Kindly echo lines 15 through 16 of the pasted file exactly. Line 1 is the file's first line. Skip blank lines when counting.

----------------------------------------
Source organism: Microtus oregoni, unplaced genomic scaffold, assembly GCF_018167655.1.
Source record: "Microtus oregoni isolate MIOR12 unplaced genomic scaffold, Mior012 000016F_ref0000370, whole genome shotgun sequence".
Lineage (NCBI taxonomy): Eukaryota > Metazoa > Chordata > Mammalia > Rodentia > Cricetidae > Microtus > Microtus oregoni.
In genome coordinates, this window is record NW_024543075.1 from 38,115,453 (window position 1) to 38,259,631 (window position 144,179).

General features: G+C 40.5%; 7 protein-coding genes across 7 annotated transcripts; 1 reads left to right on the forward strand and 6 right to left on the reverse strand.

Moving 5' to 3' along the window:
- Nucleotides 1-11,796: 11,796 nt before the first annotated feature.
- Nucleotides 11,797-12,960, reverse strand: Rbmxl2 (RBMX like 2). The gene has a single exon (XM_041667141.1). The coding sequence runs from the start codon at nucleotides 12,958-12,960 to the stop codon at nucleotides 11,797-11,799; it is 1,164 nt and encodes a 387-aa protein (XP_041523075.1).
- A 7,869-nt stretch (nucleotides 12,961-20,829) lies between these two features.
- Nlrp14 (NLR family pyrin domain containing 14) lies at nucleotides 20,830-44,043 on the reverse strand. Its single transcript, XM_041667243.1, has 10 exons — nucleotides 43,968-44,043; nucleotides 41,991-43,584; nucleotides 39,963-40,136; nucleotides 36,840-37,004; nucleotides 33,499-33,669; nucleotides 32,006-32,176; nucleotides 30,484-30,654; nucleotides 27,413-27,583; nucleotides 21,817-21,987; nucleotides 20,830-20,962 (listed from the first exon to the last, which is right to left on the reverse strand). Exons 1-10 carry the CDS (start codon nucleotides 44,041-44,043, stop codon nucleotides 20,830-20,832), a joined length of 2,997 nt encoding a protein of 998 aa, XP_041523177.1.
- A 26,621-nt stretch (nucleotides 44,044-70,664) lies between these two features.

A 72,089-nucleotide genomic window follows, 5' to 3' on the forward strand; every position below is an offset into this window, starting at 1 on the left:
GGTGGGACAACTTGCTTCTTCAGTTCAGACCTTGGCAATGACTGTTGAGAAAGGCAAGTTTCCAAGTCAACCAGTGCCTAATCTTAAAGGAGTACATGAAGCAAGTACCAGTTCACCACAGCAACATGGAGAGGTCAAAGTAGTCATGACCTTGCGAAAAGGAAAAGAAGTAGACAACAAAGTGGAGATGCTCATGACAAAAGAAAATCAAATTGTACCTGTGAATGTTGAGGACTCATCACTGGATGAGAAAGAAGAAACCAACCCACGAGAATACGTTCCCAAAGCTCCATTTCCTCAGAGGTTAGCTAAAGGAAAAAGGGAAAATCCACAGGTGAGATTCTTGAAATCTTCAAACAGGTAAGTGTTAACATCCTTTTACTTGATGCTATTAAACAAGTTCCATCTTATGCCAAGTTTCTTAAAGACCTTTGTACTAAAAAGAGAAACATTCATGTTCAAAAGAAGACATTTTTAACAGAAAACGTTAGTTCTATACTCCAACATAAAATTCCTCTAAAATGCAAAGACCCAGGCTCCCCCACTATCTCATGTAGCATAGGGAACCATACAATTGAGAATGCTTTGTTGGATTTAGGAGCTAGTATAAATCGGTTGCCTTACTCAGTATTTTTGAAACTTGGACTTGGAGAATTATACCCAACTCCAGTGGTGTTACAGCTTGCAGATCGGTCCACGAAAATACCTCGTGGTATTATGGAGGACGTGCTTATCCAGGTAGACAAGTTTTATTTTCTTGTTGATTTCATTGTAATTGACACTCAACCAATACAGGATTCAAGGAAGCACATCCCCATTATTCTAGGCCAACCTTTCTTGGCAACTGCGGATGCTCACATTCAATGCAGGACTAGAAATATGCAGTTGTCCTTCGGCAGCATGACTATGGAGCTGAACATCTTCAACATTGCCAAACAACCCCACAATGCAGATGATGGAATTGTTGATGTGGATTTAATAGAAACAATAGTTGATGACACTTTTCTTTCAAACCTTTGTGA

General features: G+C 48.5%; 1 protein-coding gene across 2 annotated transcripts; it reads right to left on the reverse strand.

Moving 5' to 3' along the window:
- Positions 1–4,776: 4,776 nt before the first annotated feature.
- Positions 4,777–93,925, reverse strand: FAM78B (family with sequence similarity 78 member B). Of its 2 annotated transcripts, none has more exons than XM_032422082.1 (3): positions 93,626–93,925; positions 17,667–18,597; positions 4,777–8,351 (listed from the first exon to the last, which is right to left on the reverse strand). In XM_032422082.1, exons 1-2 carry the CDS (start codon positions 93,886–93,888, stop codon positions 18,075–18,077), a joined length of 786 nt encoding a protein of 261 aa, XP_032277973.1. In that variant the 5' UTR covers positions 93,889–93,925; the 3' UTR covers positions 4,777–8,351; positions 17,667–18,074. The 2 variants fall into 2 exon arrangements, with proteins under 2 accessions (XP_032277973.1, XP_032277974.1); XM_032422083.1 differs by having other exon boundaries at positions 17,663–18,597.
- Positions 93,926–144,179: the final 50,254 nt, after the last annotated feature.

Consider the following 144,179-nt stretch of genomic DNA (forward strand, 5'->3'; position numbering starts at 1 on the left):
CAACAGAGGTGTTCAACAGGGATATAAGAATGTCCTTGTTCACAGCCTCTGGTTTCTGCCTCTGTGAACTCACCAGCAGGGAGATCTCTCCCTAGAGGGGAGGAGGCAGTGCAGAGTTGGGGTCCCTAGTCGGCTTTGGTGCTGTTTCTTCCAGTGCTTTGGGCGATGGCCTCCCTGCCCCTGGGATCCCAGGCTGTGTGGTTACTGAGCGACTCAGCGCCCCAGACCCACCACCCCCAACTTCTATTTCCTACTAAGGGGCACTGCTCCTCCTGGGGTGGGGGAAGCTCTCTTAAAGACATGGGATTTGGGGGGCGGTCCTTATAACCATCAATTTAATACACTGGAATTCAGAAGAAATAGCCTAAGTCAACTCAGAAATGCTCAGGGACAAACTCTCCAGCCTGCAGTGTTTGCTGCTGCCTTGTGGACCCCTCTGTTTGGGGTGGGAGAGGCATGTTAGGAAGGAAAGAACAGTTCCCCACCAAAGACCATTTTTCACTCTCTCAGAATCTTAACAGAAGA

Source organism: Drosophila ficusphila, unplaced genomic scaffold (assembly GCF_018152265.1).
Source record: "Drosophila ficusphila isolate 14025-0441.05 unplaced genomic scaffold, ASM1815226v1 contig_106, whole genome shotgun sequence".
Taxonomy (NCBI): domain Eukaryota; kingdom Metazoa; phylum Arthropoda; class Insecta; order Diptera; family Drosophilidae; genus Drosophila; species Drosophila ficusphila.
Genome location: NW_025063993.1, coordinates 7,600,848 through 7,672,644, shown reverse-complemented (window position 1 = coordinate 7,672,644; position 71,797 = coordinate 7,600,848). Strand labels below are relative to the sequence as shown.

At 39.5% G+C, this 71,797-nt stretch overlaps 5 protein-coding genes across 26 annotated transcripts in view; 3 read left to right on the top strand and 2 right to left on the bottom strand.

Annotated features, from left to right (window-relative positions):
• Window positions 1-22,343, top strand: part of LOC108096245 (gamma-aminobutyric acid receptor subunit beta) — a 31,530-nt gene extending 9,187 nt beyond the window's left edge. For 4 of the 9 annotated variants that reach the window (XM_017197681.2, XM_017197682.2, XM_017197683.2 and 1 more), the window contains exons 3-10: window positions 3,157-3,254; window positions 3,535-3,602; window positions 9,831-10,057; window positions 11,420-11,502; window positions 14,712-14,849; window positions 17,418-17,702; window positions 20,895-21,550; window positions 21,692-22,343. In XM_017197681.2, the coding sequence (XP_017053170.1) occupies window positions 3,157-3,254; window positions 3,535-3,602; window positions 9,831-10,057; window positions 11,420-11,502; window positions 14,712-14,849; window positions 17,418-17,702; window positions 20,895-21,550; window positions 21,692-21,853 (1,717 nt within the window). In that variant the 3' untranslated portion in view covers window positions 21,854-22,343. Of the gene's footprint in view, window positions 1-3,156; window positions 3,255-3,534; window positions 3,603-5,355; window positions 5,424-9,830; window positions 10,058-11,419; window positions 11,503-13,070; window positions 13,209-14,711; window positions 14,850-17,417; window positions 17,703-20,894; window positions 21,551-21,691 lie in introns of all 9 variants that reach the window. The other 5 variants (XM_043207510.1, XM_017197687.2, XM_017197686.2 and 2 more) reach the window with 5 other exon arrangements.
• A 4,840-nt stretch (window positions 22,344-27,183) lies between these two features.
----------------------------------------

Moving 5' to 3' along the window:
- Positions 1–4,776: 4,776 nt before the first annotated feature.